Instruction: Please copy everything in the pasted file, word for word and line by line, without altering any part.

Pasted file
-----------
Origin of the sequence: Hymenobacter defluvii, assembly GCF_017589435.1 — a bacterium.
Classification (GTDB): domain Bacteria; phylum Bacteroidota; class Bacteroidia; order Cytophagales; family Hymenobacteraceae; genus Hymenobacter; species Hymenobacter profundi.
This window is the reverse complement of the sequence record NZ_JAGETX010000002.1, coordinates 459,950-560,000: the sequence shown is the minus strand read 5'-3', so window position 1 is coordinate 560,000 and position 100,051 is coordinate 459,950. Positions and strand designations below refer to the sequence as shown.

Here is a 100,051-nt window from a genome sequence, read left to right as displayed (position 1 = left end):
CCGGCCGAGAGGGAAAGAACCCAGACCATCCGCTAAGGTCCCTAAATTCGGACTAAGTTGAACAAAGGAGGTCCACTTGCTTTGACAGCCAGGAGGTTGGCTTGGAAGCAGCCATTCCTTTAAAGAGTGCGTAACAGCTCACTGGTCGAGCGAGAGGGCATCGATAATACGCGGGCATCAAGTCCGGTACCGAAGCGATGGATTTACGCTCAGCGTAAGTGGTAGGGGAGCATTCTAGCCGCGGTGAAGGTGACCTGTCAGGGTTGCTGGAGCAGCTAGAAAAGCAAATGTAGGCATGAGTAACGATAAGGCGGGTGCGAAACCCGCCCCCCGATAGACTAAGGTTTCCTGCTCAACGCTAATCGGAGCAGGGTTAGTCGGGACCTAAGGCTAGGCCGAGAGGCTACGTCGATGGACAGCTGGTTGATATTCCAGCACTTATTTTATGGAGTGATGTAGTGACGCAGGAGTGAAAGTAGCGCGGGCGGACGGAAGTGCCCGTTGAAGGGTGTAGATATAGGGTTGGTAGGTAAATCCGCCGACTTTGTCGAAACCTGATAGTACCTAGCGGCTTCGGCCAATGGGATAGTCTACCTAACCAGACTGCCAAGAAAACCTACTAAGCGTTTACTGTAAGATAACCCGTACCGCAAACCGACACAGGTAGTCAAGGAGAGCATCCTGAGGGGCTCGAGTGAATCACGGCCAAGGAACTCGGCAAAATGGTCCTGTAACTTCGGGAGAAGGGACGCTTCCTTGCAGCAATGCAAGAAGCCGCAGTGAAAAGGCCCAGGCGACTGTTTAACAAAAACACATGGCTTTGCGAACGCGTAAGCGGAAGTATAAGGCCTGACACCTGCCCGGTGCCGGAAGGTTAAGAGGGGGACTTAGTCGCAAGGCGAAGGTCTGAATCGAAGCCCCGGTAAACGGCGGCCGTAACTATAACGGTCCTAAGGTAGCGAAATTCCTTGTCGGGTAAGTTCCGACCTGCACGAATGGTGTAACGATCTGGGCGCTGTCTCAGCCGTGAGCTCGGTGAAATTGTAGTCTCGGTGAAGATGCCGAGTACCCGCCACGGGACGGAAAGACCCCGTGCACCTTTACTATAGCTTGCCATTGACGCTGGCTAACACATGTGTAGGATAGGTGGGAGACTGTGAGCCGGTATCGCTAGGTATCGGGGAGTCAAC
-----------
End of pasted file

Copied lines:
Origin of the sequence: Hymenobacter defluvii, assembly GCF_017589435.1 — a bacterium.
Classification (GTDB): domain Bacteria; phylum Bacteroidota; class Bacteroidia; order Cytophagales; family Hymenobacteraceae; genus Hymenobacter; species Hymenobacter profundi.
This window is the reverse complement of the sequence record NZ_JAGETX010000002.1, coordinates 459,950-560,000: the sequence shown is the minus strand read 5'-3', so window position 1 is coordinate 560,000 and position 100,051 is coordinate 459,950. Positions and strand designations below refer to the sequence as shown.

Here is a 100,051-nt window from a genome sequence, read left to right as displayed (position 1 = left end):
CCGGCCGAGAGGGAAAGAACCCAGACCATCCGCTAAGGTCCCTAAATTCGGACTAAGTTGAACAAAGGAGGTCCACTTGCTTTGACAGCCAGGAGGTTGGCTTGGAAGCAGCCATTCCTTTAAAGAGTGCGTAACAGCTCACTGGTCGAGCGAGAGGGCATCGATAATACGCGGGCATCAAGTCCGGTACCGAAGCGATGGATTTACGCTCAGCGTAAGTGGTAGGGGAGCATTCTAGCCGCGGTGAAGGTGACCTGTCAGGGTTGCTGGAGCAGCTAGAAAAGCAAATGTAGGCATGAGTAACGATAAGGCGGGTGCGAAACCCGCCCCCCGATAGACTAAGGTTTCCTGCTCAACGCTAATCGGAGCAGGGTTAGTCGGGACCTAAGGCTAGGCCGAGAGGCTACGTCGATGGACAGCTGGTTGATATTCCAGCACTTATTTTATGGAGTGATGTAGTGACGCAGGAGTGAAAGTAGCGCGGGCGGACGGAAGTGCCCGTTGAAGGGTGTAGATATAGGGTTGGTAGGTAAATCCGCCGACTTTGTCGAAACCTGATAGTACCTAGCGGCTTCGGCCAATGGGATAGTCTACCTAACCAGACTGCCAAGAAAACCTACTAAGCGTTTACTGTAAGATAACCCGTACCGCAAACCGACACAGGTAGTCAAGGAGAGCATCCTGAGGGGCTCGAGTGAATCACGGCCAAGGAACTCGGCAAAATGGTCCTGTAACTTCGGGAGAAGGGACGCTTCCTTGCAGCAATGCAAGAAGCCGCAGTGAAAAGGCCCAGGCGACTGTTTAACAAAAACACATGGCTTTGCGAACGCGTAAGCGGAAGTATAAGGCCTGACACCTGCCCGGTGCCGGAAGGTTAAGAGGGGGACTTAGTCGCAAGGCGAAGGTCTGAATCGAAGCCCCGGTAAACGGCGGCCGTAACTATAACGGTCCTAAGGTAGCGAAATTCCTTGTCGGGTAAGTTCCGACCTGCACGAATGGTGTAACGATCTGGGCGCTGTCTCAGCCGTGAGCTCGGTGAAATTGTAGTCTCGGTGAAGATGCCGAGTACCCGCCACGGGACGGAAAGACCCCGTGCACCTTTACTATAGCTTGCCATTGACGCTGGCTAACACATGTGTAGGATAGGTGGGAGACTGTGAGCCGGTATCGCTAGGTATCGGGGAGTCAAC